Matt Berry: “I’m more interested in the songwriter-guitarists than the gymnasts. If you're sensitive enough as a guitarist then you'll be into songwriting“

Matt Berry
(Image credit: Ben Meadows)

Matt Berry is well known for his starring roles in UK TV comedy series such as The IT Crowd, Toast Of London and Year Of The Rabbit. But he is also a committed musician who’s released a string of acclaimed albums on the Acid Jazz label. 

A multi-instrumentalist with a particular love for the guitar, Matt evokes everything from Dylan and early Floyd to Scott Walker on his recordings – but his latest, The Blue Elephant, is a psychedelic odyssey crafted from classic Rickenbacker tones captured the old-fashioned way with shrewd mic placement, not modelling. We join Matt to find out more about the elephant in the room…

Does The Blue Elephant mark a creative shift from your previous work on Acid Jazz?

“Well, it’s a big contrast to my last album, Phantom Birds, because what I wanted to do with that was produce something very sparse and simplistic. At most, there were three instruments being played at once, maybe four including the voice. So it was simple songs in that kind of John Wesley Harding way, where it’s just a guitar and a small rhythm section, and there’s hardly any overdubs. So that’s what I set out to do with the last one. 

“But it’s like everything with me: the next thing I do, I want to do the exact opposite, whether it’s for TV or in music. And, also, because The Blue Elephant was done during a time when musicians couldn’t get together, I was intent on doing something a lot more complex, involving a lot more overdubs. So I would play everything and build it up that way, but still keep that '60s vibe to it.”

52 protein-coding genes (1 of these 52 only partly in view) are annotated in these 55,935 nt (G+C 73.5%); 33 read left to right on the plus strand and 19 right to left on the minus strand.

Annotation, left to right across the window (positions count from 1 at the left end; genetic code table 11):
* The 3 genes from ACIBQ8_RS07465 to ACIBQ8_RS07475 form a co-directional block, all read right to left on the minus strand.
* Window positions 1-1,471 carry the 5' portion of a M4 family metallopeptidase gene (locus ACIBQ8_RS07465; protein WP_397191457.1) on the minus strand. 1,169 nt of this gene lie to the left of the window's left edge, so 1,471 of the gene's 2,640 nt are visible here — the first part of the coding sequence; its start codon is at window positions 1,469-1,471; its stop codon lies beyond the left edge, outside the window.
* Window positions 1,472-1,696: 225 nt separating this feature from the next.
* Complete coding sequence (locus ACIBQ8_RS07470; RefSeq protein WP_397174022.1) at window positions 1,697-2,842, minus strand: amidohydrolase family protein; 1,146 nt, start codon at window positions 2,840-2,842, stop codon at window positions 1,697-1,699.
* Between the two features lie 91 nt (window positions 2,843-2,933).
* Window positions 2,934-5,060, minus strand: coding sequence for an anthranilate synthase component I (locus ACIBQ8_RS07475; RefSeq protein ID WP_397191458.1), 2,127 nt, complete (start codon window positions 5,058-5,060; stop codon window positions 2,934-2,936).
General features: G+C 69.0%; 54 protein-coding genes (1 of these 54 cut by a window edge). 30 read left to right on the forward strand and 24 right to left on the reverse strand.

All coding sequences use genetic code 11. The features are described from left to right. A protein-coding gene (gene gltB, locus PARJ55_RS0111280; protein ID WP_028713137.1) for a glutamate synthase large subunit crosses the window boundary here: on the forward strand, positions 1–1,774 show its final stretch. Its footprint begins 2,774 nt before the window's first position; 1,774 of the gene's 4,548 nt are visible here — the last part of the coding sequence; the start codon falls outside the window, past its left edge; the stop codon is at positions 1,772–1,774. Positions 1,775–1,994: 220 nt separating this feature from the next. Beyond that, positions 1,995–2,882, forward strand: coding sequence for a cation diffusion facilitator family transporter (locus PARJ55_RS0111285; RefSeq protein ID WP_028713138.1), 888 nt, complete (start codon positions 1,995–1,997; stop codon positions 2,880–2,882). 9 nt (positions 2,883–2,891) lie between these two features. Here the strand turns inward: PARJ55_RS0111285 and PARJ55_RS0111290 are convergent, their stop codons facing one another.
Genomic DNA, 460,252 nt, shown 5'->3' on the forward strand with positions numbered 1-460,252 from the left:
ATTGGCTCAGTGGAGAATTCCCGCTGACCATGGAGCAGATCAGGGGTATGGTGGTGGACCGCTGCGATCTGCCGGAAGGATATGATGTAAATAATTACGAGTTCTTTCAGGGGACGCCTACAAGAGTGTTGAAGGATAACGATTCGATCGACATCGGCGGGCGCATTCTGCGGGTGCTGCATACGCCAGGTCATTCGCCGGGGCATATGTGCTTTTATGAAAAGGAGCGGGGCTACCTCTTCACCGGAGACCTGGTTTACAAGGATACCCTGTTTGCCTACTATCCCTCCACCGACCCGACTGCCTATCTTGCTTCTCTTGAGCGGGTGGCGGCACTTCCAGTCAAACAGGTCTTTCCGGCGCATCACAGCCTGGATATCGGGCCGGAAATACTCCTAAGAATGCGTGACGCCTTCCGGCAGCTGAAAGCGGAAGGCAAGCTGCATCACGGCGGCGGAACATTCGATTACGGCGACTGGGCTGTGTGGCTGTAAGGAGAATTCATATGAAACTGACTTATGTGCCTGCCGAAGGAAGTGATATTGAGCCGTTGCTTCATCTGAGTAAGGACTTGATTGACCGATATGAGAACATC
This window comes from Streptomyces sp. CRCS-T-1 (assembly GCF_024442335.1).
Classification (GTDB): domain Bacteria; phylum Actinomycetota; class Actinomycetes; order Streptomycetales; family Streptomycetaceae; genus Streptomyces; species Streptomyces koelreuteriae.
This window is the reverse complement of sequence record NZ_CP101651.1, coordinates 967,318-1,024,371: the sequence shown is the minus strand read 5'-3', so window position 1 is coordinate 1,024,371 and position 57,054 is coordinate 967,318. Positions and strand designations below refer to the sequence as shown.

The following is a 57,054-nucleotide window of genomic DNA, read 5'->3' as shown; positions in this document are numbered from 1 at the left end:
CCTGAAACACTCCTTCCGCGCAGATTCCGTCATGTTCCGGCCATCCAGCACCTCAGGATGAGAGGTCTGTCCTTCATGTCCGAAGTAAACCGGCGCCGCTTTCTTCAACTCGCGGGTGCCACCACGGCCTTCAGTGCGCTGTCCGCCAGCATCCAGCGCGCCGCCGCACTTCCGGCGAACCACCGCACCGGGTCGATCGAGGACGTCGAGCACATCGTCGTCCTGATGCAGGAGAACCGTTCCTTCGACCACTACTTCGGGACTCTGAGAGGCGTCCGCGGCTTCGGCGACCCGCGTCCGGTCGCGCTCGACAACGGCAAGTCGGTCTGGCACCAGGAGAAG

The songs segue together by way of short spoken-word interludes and crossfades, a little like Dark Side Of The Moon

“It’s one of the most fun challenges to dovetail songs together. It’s as much of a thrill as when composers do overtures that are basically a short piece of music that covers all the melodies you’re about to hear… Well, this had the same sort of joy for me, in as far as I love to work out how to dovetail one song into another. And it can be done in all sorts of ways: it can be done with panning, it can be done with the key of the last chord – all of that kind of stuff.”

The classic '60s and psychedelic guitar tones are really great. What were your go-to guitars for the album?

“I used Rickenbackers a lot because I wanted that characteristic sound and I can’t get that otherwise – I mean, you could possibly get something like it from a Tele if you amp it right, but I didn’t want to do that. I wanted the real thing. So there’s Rickenbacker 12-string electrics, Rickenbacker six-string electrics, lots of Strats and various Gibsons. And a Rickenbacker bass. That’s everything I used.”

I absolutely mic up amps, whether it’s guitar amps or organ amps. I’ve tried both mic’ing and modelling throughout the years and one is a lot more exciting to listen to than the other

As it was a one-man project, did you get the amplified tones from modelling devices for speed and flexibility of working?

“No way, I absolutely mic up amps, whether it’s guitar amps or organ amps. I’ve tried both [traditional mic’ing and modelling solutions] throughout the years and one is a lot more exciting to listen to than the other. To be fair, [modelling and plugin] technology is getting really good now – and obviously if you haven’t got a lot of space or have to keep the noise down… I get that. But if you don’t then I just think ‘stick a mic in front of stuff’.”

The album has a strong '60s vibe. Were any existing albums a touchstone for the sounds you created on The Blue Elephant?

“I haven’t gone out of my way to make something sound like something else. But, obviously, it is influenced by the things I like. So the answer is ‘not consciously’ and not as a nod to anything. I’m using the production techniques I like, which are borrowed from years gone by… so not consciously, I don’t think. Subconsciously, absolutely. Because you can’t help it.”

How do you keep musical ideas original and steer clear of pastiche when you’re working with '60s-style sounds?